Social Research Glossary
Citation reference: Harvey, L., 2012-17, Social Research Glossary, Quality Research International, http://www.qualityresearchinternational.com/socialresearch/
This is a dynamic glossary and the author would welcome any e-mail suggestions for additions or amendments. Page updated 22 May, 2017 , © Lee Harvey 2012–2017.
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Psychology, originally the science of the nature and functions of the human soul, now refers to the study of the human mind.
Psychology tends to concentrate on the individual rather than the social.
Social psychology is an attempt to link individual psychology to the sociological study of the social world.
New World Encyclopedia contributors (2013):
Psychology ...is both an academic and applied discipline involving the scientific study of mind and behavior. Psychologists attempt to understand the role of mental functions in individual and social behavior, while also exploring the physiological and neurobiological processes that underlie certain functions and behaviors. To do this, they study such phenomena as perception, cognition, emotion, personality, behavior, and interpersonal relationships. Some, especially depth psychologists, also consider the unconscious mind and the spiritual nature of human beings.
Psychology is generally classified within the social sciences, although, since it overlaps with the natural sciences it is also considered one of the behavioral sciences—a broad field that spans the social and natural sciences. It attempts to understand the role human behavior plays in social dynamics while incorporating physiological and neurological processes into its conceptions of mental functioning. Psychology includes many sub-fields of study concerned with such areas as human development, sports, health, industry, law, and spirituality. Psychology also refers to the application of such knowledge to various spheres of human activity, including issues related to daily life—such as family, education, and work—and the treatment of mental health problems.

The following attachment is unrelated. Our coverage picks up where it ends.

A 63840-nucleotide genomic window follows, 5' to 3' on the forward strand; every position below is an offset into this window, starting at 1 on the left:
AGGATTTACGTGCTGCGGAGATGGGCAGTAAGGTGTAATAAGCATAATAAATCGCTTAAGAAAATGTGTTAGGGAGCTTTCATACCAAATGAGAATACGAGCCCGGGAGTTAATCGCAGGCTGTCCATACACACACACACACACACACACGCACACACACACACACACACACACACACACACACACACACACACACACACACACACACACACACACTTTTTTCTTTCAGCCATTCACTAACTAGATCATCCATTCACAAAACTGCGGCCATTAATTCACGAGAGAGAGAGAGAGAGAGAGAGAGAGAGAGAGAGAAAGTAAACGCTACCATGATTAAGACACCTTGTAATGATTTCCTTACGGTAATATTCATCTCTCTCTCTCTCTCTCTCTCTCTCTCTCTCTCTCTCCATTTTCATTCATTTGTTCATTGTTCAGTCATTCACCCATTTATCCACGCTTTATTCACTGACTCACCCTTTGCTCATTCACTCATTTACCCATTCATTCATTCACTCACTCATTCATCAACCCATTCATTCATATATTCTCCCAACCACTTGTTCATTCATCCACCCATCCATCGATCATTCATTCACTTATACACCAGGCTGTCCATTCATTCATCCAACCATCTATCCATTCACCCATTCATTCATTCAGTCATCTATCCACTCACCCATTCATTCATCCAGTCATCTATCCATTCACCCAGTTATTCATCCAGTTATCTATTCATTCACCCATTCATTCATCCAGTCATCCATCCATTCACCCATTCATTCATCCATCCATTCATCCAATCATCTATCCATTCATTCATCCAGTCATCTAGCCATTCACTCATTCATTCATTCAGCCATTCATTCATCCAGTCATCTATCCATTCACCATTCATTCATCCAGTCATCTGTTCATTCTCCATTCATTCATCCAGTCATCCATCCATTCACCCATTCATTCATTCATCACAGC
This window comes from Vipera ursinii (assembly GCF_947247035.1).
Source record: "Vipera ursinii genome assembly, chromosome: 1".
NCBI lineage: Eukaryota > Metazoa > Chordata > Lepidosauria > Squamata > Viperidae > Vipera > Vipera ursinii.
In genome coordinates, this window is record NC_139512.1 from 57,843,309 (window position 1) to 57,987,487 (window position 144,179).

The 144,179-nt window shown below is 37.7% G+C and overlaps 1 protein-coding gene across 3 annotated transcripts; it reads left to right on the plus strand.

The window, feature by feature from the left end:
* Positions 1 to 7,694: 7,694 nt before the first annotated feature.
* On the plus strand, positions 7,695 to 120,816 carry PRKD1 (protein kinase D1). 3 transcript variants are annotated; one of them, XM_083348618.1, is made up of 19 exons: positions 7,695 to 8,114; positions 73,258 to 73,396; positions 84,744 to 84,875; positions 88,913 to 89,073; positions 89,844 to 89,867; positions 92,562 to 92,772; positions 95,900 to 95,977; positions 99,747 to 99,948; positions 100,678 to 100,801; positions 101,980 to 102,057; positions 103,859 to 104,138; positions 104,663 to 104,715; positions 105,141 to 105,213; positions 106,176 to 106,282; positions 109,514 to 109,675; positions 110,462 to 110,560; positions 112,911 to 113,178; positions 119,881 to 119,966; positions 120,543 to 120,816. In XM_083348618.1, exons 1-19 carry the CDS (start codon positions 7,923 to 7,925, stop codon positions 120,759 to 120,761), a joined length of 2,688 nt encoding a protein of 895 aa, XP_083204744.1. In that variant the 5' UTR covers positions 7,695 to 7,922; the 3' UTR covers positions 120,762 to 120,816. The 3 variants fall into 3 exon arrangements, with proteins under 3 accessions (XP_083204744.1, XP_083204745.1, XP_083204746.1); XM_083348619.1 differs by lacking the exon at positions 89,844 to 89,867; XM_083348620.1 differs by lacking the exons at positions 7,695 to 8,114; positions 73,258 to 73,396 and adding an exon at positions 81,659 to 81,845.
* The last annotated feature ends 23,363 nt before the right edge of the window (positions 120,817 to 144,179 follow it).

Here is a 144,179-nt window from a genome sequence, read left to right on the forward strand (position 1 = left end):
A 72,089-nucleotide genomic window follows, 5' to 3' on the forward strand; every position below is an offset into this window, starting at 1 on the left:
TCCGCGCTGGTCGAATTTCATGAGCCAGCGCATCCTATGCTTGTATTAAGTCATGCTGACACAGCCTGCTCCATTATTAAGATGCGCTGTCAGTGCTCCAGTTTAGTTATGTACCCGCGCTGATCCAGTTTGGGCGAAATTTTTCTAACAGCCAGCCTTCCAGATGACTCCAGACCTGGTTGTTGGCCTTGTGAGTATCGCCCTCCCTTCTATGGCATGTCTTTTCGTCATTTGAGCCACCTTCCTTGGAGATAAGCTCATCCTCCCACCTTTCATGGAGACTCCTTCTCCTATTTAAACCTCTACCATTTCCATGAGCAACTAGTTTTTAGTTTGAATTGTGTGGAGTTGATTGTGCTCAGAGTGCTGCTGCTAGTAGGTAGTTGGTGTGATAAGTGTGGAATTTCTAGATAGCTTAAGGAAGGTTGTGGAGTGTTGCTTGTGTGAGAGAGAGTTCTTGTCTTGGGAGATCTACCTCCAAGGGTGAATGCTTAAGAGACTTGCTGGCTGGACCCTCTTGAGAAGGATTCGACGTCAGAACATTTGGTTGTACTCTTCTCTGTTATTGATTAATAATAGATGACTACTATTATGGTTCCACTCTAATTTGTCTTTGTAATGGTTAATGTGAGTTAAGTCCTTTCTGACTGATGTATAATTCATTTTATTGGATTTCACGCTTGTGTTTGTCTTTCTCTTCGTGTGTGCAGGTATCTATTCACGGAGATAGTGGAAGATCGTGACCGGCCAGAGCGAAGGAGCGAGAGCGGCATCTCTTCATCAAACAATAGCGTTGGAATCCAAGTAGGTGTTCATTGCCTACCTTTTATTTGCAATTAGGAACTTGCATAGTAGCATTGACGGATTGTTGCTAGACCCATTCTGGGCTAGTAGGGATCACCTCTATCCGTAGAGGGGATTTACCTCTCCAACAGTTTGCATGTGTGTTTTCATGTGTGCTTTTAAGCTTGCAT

While psychological knowledge is often applied to the assessment and treatment of mental health problems, it is also applied to understanding and solving problems in many different spheres of human activity. Many psychologists are involved in some kind of therapeutic role, practicing in clinical, counseling, or school settings. Others do scientific research on a wide range of topics related to mental processes and behavior, and typically work in university psychology departments or teach in other academic settings. Some are employed in industrial and organizational settings, or in other areas such as human development and aging, sports, health, and the media, as well as in criminal justice and other aspects of law.
For many, the ultimate goal of psychology is to benefit human society through understanding human nature. This is a challenging enterprise since psychologists are also human beings, the same as their objects of study—psychology is the study of human beings by human beings. The complexity of the human being makes this even more difficult, and has led to numerous debates and splits within the discipline.
New World Encyclopedia contributors, 2017, 'Psychology', New World Encyclopedia, last updated 27 January 2017, available at: http://www.newworldencyclopedia.org/entry/Psychology, accessed 22 May 2017.
copyright Lee Harvey 2012–2017
copyright Lee Harvey 2012–2017